Info-Dumping & Why You Shouldn't Do It
As I've mentioned before in numerous posts, research is one of the many things a writer has to do when they're creating new worlds. Posts on this topic can be found here & here. It can be one of the more fun parts of writing, because even when a story is set in your own original world, you still need to carry out some world building and for that, you get to use hard facts as well as your imagination. But the issue I'm talking about today is what is affectionately called "Info-Dumping", and it's something you really want to avoid at all costs.
Now, I can understand the attraction, and I've been guilty of doing it myself on occasion. When you've spent a good few hours, days or even weeks researching how a certain thing should be done (in my case, usually a murder or something equally grisly) then you want to be able to show off that you actually did do the research and include all that you can in the dialogue and exposition. However, nothing else will pull your readers out of the cosy world you've built faster than a fourteen page lecture on how forensics work, or how fast a certain car can actually go. It may be fun to include it for your own reference, but if there's no real need for a character to talk about it, or for the reader to know, then it shouldn't be there.
I am grateful to have my excellent editing team, who make sure that I don't go on for pages and pages about how DNA evidence is collected, tested and used to catch a suspect, but it wasn't always like that. Back in the early days of my writing career, I was very happy to include as much information as I could find on a certain subject and it wasn't until someone else read it and told me that it took away from the writing, that I began to see that it wasn't needed. I would spend hours reading about a certain forensic technique and would make copious notes, but would then find that actually I didn't need to write about x or y and while it was disappointing, you have to be firm with yourself and make sure that you're telling the story and not just giving people irrelevant facts that they could find on their own if they wanted.
I don't mean facts that are relevant, such as how your characters managed to track down a killer, or how they escaped from a bound chair when kidnapped: those things do need to be in your work. That becomes a case of showing and not just telling, which I'll discuss in another piece. A good way to think about the difference between the two is to think about what YOU would like to read if the story were written by someone else. Would you really want to know every detail of a contract that was signed and never mentioned again? Or would you prefer it be kept to a simple sentence or two? If you're using so much researched information that it becomes likely that you'll need to include a list of sources, then maybe it's about time to actually start thinking less is more.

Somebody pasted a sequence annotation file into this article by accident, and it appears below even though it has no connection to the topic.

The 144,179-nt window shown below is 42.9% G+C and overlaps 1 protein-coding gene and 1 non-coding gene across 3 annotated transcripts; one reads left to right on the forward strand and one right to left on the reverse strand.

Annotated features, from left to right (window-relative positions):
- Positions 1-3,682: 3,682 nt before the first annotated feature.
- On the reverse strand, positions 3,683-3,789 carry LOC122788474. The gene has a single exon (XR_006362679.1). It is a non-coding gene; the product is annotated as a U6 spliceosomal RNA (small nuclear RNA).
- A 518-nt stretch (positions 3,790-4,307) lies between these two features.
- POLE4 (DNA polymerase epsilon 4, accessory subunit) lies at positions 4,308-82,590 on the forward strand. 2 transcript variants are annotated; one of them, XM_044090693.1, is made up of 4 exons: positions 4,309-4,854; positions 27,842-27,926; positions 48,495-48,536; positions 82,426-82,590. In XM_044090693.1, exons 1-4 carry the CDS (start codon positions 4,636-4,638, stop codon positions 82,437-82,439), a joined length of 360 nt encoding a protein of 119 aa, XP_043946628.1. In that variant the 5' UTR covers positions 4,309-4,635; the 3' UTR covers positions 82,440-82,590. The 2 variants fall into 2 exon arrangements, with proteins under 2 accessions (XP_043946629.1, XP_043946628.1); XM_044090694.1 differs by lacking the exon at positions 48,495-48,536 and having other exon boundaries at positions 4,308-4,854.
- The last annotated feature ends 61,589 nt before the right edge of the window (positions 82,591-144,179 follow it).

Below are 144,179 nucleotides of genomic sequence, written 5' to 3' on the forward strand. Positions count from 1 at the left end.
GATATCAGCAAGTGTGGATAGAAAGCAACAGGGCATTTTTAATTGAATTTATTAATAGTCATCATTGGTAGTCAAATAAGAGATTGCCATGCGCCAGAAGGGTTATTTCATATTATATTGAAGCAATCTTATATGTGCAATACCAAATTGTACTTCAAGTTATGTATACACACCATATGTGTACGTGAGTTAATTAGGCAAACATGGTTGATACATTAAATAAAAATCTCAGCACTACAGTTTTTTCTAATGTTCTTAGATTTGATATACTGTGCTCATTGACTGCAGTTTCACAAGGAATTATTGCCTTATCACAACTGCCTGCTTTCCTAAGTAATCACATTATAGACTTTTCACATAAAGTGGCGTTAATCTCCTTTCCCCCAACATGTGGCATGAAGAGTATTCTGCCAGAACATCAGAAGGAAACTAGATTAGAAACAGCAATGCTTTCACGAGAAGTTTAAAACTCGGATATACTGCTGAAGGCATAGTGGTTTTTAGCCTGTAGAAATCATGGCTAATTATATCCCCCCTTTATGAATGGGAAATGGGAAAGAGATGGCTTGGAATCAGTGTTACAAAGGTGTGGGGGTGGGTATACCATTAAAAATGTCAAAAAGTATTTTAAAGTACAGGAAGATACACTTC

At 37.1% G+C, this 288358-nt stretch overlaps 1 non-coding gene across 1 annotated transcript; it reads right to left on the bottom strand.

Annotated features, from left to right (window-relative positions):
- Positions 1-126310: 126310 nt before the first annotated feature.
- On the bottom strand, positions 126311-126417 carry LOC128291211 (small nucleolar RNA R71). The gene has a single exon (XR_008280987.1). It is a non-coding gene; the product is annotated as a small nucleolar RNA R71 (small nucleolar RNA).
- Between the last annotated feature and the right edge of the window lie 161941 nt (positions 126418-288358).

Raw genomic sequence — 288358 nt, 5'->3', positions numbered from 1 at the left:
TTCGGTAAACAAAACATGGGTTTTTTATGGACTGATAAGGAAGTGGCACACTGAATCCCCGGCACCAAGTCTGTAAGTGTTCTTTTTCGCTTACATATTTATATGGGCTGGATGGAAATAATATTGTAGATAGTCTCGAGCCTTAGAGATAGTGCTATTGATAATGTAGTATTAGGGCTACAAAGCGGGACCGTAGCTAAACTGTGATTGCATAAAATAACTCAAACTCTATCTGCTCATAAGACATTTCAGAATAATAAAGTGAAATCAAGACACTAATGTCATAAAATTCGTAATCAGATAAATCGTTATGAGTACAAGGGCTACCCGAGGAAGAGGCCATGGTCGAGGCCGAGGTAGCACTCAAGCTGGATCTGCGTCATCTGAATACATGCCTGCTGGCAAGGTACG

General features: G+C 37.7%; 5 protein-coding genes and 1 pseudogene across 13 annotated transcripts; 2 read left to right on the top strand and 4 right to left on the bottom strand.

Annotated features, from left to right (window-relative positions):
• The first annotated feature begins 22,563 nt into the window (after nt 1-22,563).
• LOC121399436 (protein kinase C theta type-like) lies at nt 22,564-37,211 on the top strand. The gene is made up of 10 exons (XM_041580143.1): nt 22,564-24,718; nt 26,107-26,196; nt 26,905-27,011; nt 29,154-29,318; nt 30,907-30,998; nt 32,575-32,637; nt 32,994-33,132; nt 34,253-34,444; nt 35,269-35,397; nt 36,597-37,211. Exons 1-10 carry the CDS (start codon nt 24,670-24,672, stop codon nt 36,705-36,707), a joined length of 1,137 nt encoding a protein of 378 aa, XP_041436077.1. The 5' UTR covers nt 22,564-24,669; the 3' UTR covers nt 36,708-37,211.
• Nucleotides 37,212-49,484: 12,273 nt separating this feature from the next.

I get why writers (myself included) want to include all that information. Like I said, it's an exciting prospect to have the facts to back up your fiction and to justify certain choices, but if it starts to look more like a piece of formal writing that you'd hand in to be marked by a teacher, then it's probably too much information. There is a certain level of pride that I know I have when I write something and know that it is as accurate as I could've made it, but sometimes as a writer you have to be happy to just know that you did your research and leave it at that. While something pivotal to the plot should be included, there really isn't any need to include what kind of toothpaste your character uses and their favourite flavour of ice cream. Just because you've thought of these things, it doesn't mean that your reader needs to know, or will even care. I mean, taking that example, unless the ice cream is going to be a clue that leads them to being rescued or if the toothpaste is actually poisoned, there's no need to tell your reader all the things you know about your main character.
So yes, sometimes less is more, and info-dumping is something that should be avoided at all costs. You're writing a work of fiction and that means that some things are sometimes better left to the imagination. If you could see yourself having the conversation with the character in a relaxed setting, then maybe it needs to be there, if not, do yourself a favour and scale back on the researched information. It certainly makes life a lot easier in the editing process at least! Your mileage may, of course, vary.
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